Many people have Google accounts and your GX cookie is in danger with OpenDNS divertion even when you are using SSL.

    I have big DNS caches too so it's not really a problem for me.
    • CommentAuthorsparko
    • CommentTimeApr 21st 2008
    redfeldhou: OpenDNS is touted as being set-n-forget simple.
    If messing with the HOSTS file (+reboot) is required, that's a problem.
    • CommentAuthorderaj123
    • CommentTimeMay 6th 2008
    I hadn't seen this setting before, but I went in under shortcuts and disabled "Enable OpenDNS proxy". After doing this, google now seems to resolve correctly. I can use OpenDNS again!
    Anyone else seeing this?
  2.  permalink
    Well, it's goodbye to OpenDNS for me. It's not up to them to protect me from Google. Inform me,
    by all means, but hijacking DNS lookups is far from acceptable, on ethical grounds. Quite apart from the fact that it's made google unusably slow for me for the last couple of days.

    I've enjoyed using OpenDNS, but I've gone back to my ISP's DNS server for now.
  3.  permalink
    "People. This is not really a hard solution."

    Person, this is entirely beside the point. The hosts file isn't there to fake real DNS lookups!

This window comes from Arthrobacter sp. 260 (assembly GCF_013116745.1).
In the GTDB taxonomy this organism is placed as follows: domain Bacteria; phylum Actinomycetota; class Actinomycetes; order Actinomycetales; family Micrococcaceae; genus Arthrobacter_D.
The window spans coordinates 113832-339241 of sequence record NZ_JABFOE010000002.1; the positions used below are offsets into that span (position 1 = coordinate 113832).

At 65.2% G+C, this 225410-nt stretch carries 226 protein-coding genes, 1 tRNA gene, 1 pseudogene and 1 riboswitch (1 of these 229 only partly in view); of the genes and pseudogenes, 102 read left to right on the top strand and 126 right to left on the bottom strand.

• CommentAuthorhawkeviper
    • CommentTimeMay 7th 2008 edited
    Wow, this thread was started over a year ago and still no solution?

    Here's a tip guys, Google has billions of dollars to spend on servers to make sure their server is /always up/. You, do not.

    I do not use openDNS as any sort of web-cache, I use it for my DNS. I do not wish to see shit like this:

    hawkeviper ~ $ wget
    --2008-05-07 01:15:07--
    Connecting to||:80... connected.
    HTTP request sent, awaiting response... 301 Moved Permanently
    Location: [following]
    --2008-05-07 01:15:08--
    Connecting to||:80... connected.
    HTTP request sent, awaiting response... cRead error (Connection reset by peer) in headers.

    --2008-05-07 01:17:01-- (try: 2)
    Connecting to||:80... connected.
    HTTP request sent, awaiting response... Read error (Connection reset by peer) in headers.